Friday, 29 July 2011

The Outback

I have seen a lot of strange things in the Outback. Snakes, crocodiles, rock wallabies, a town entirely obsessed with UFOs, pubs in the middle of nowhere, canyons, gorges, Uluru, fainting Germans, asthma attacks, and lots and lots and lots of red dust.

Today my tour group and I were walking through a dry gorge when a crow said "Aaaaah" and our (female) tour guide said "That's what she said."

Later on today we stopped at the small town of Hermannsberg, and I was happily eating a Drumstick, which is the Australian equivalent of a Cornetto, when a load of Aboriginal children, probably between the ages of seven and ten, walked past me and yelled: "Want money! Want money! Want money!" I was so startled that I shook my head, hid behind a bin, and quietly pretended not to exist.

Gotta love the outback.

Friday, 15 July 2011

Completely Spoiler-free Review of Deathly Hallows Part 2 (and some stuff about Darwin)

I would, ultimately, have preferred to see Deathly Hallows part 2 with someone who I could discuss the film with afterwards (no doubt incredibly loudly.) Also, I can't HELP but think that the atmosphere on release day in England; today, in fact, would be slightly better than the atmosphere in Perth at 9.35 in the morning on the inexplicably earlier release date. The cinema was only half full, due to all the major keenos going to the midnight release the night before, or going in the evening like normal people. However rather than catching the two buses and the train that the Western Australia travel planner recommended (for literally a half hour journey) I got a lift with very nice family friends with small babies who cannot go out in the evenings, so I'm incredibly grateful that I even got to the cinema.

Well, it was amazing. I did not cry until about two seconds before the end credits. I'm also not entirely sure I breathed properly until the end credits. When I left the cinema I looked in the mirror in the toilets and was relieved to see that I still looked as young as I had done before the film. I was kind of worried I might emerge as a proper grown-up with a mortgage and the ability to drive, or something. It was true to the book, and Maggie Smith was very much like a certain A Level English teacher who taught us Chaucer, and Alan Rickman did some serious hardcore acting.

It's also pretty good in 3D, although I was so absorbed in the storyline anyway that it would probably be good either way.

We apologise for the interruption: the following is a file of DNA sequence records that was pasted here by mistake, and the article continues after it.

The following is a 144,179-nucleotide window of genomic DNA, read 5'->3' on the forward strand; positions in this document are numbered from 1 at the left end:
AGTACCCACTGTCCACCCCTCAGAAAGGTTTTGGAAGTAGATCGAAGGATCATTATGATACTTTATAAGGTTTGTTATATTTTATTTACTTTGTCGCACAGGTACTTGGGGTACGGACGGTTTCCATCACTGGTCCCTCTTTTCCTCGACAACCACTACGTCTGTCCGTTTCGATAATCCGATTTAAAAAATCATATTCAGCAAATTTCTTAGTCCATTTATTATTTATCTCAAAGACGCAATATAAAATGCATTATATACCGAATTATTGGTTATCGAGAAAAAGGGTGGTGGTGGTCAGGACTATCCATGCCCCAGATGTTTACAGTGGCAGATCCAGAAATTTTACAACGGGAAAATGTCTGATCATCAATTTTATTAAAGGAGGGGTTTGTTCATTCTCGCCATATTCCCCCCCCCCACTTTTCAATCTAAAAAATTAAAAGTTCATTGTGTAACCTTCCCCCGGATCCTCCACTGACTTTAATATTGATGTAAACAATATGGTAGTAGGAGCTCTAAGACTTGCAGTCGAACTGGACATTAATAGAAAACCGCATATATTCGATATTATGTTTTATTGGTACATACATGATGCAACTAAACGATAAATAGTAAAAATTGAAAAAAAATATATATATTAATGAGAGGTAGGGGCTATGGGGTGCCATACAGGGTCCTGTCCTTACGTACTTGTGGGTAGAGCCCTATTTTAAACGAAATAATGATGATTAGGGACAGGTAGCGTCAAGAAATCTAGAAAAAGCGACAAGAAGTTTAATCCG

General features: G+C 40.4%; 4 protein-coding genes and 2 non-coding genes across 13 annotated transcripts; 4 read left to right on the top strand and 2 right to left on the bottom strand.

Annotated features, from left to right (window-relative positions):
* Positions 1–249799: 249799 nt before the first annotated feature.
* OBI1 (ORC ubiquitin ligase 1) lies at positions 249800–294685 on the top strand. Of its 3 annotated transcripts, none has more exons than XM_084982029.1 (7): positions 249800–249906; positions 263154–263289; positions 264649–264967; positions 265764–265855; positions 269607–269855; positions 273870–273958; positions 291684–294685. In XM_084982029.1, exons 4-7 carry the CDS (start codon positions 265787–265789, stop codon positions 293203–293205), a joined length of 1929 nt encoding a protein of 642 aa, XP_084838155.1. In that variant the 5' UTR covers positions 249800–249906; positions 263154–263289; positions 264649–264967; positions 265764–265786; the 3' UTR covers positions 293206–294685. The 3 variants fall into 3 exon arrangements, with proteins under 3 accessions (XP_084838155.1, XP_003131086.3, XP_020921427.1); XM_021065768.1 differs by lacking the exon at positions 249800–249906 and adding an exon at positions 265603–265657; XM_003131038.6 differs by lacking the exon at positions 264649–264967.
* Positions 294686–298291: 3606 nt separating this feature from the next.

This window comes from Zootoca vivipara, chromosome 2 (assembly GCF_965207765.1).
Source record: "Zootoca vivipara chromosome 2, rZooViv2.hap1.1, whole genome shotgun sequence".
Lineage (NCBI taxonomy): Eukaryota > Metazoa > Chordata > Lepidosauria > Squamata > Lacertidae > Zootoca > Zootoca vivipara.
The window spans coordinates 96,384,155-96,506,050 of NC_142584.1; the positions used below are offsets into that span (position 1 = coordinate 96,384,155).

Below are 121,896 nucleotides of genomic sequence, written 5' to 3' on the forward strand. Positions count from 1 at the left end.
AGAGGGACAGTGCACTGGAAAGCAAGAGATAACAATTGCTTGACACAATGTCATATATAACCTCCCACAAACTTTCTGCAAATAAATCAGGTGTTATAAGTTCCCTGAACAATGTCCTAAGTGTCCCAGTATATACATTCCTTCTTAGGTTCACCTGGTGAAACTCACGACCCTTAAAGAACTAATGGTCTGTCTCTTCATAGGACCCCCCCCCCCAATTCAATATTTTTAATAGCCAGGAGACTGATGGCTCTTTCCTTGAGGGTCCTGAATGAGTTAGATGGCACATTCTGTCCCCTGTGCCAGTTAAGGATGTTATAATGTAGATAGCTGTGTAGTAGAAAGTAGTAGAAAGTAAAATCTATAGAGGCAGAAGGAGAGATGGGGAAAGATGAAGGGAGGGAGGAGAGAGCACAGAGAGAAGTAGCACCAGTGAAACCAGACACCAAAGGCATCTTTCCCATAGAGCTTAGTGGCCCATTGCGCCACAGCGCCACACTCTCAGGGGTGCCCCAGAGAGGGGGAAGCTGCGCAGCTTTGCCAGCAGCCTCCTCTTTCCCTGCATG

I swear one minute I was reading the first book when I was seven and suddenly all the films are over and I'm nineteen on Tuesday. That's another thing...I'm nineteen on Tuesday. And Tuesday happens sooner in Australia due to the time difference, so I am sort of nineteen before my twin brother, who was born two minutes earlier. Until I return to England and balance is restored to the universe, I will be sort of older than my older twin. Crazy.

I am in Darwin now, having two hours on the internet in an air-conditioned internet cafe because I cannot face the 31 degree heat again. And that is actually all I have to say about Darwin, other than why do we have to have our bags searched and walk through a security archway to get into the library, and why does the library only have reference books? I wasn't planning on stealing an encyclopedia.

Tuesday, 5 July 2011

The Wallet Incident

Firstly, I recently had the single most terrifying moment of my life. More terrifying than leaving the resort on Fraser Island in the middle of the night to look for dingoes. More terrifying than firing a shotgun or riding a horse through a creek. More terrifying than the moment on the coach on the way back from the Woman in Black trip when the lights went off. You get the idea.

I left my wallet in a shop called 'Hot Dollar' in Sydney, where I bought a pen which could have turned out to have cost me all my money, all my Dad's money, my provisional driver's license, all my luggage (the locker reciept with the access code to my luggage was in the wallet) and basically everything except my passport, a copy of Percy Jackson and the Battle of the Labyrinth, and some orange tic tacs. I discovered this loss only an hour before my train was due to leave for Perth, a three day train journey across the outback. I was supposed to be at the station an hour before departure, but instead I was running frantically down George Street, knocking into pedestrians and panicking more than I have ever panicked.

As I dashed into Hot Dollar, I asked the check-out man and he said he had not seen a wallet. For a minute there, I was sure that in the next hour I would have to a) go to the hostel and get them to break into the locker with my luggage in it, then b) go to the bank and plead for a new card, and c) ring my cousin in Melbourne in tears and explain how I had lost everything, and finally d) ring my dad and explain that I had lost his emergency credit card and he must cancel it immediately. If by some miracle I then managed to actually get on the train, I would have to live on orange tic tacs for three days.

Luckily, my Canadian friend Brooke who accompanied me on the mad chase down George Street asked the next check-out man, who asked me to give a detailed description of the wallet "Black! With a clasp shaped like a padlock," before he handed it to me. Needless to say, I got on the train and within the next six hours or so my heart rate returned to normal.

"Phew" doesn't even come close.